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The Players Championship
Sawgrass Stadium Course
Ponte Vedra Beach,
26th - 29th March 1998

Par 72 Prize Money $4 million

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Norman & Elkington withdraw

Leonard comes from five back to win by two shots

Ponte Vedra Beach, Florida, 29th March 1998 - For the third time in less than a year, Leonard came from five strokes off the pace today to win, shooting a closing round 67 on the dangerous TPC at Sawgrass Stadium Course to top Tom Lehman and Glen Day by two strokes.

"There wasn't a lot of pressure on me, being five back," Leonard said matter of factly after claiming the $720,000 first prize. "I'm a member here and I got a lot of member bounces."

The 25-year-old Leonard now has four victories on the PGA Tour, including his win at the British Open last year.

While Leonard was able to draw on his experience under fire to hold up down the stretch, Len Mattiace and Day -- two guys who have never won on the PGA Tour -- faltered under the pressure.

At one point on the back nine, Leonard, Day and Mattiace were tied at 9-under par. But consecutive bogeys on Nos. 12 and 13 did in Day, and a quintuple-bogey 8 by Mattiace on the island-green 17th hole sank his chances.

Leonard finished at 10-under 278 with Tom Lehman, who closed with a 68, at 280 along with Day, who had a 71 today.

Lee Westood was the highest place European with a closing round of 69 to put him on 6-under 282 just four off the winner, picking up $146,000 for his tie in fifth place.

Tiger Woods, who insists his game will be ready for his title defense at The Masters in two weeks, closed with a 72 and finished tied for 35th at 2-over 290.

Leonard knows all about coming from five strokes back in the final round. He was five behind last year at the Kemper Open going to Sunday and shot a 67 to win. A month later at the British Open he started five back and shot a 65 to win.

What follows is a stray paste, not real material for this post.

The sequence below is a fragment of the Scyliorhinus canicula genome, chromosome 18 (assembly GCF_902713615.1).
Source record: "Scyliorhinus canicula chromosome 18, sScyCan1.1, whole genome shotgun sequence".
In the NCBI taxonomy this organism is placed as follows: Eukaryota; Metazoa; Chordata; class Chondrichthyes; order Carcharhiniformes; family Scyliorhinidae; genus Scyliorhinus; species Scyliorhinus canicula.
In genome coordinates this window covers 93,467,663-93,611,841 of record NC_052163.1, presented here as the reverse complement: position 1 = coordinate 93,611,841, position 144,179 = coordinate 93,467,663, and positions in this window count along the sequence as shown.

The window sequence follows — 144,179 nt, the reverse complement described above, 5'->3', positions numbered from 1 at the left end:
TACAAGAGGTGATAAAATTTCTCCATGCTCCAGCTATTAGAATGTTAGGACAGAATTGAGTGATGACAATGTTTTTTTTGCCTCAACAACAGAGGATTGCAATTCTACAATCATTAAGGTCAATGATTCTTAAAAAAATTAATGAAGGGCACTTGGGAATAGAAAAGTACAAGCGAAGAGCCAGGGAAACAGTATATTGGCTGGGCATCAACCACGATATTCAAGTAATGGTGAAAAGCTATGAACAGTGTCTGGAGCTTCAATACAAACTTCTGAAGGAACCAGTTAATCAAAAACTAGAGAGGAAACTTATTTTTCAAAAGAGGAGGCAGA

While Leonard took home the largest paycheck on the PGA Tour, Mattiace cost himself $286,000 with his 8 - the difference between the $432,000 second-place money and the $146,000 he got for finishing tied for fifth.

He made $315,656 all of last year on tour.

"It's a lot of fun to be able to shoot a great round on Sunday," Leonard said. "Sometimes you get so involved in shooting low that you forget about winning the tournament."

Starting his day with a 10-foot eagle putt on No. 2, Leonard surged into the lead with five birdies in seven holes beginning on No. 9.

"Right there in the middle of the round I got hot," he said.

He curled a 30-foot birdie in the side door on No. 13 to take the lead alone and stretched the advantage to two strokes on the next hole with another 30-footer for birdie.

Still, with the dangerous closing stretch of Nos. 16, 17 and 18 wrapping around the water, potential disaster lurked.

Leonard made a good par on No. 15 after he hooked his drive into the trees, laid up in front of the green and chipped to 4 feet and made the putt.

At virtually the same time, Mattiace rolled in a 7-foot birdie putt on No. 16, and Leonard's lead was only one stroke.

But the drama was decided on No. 17 when Mattiace got over his tee shot on the 132-yard hole, backed off once then hit the ball over the green on a fly into the water.

After a penalty drop, Mattiace hit into the pot bunker then hit his shot thin out of the bunker and into the water again.

"When I hit the shot I thought I hit the shot I needed to hit," Mattiace said. "I guess I was a little pumped up. Obviously, I should have hit one less club."

For Leonard, who was a hole behind in the right rough on No. 16 and was sneaking peeks at Mattiace on No. 17, it was merely a matter of staying out of the water and victory would be his.

"I saw he was in the bunker," Leonard said, "and that he either left it in there or hit it over. When I saw him drop I knew he was having a rough hole."

When Leonard landed his tee shot on the 17th green safely he broke into a wide smile, knowing the tournament was all but his.

Perhaps the biggest surprise of the day was that Lee Janzen, who started the final round three strokes ahead of Day and five better than Leonard, unraveled completely with a 79.

Janzen, the 1993 U.S. Open champion, has a reputation as a guy who knows how to protect a lead on Sunday. But he was wild with the driver in this final round and failed in his bid to get his first win since 1995. He also struggled on the greens, taking 36 putts.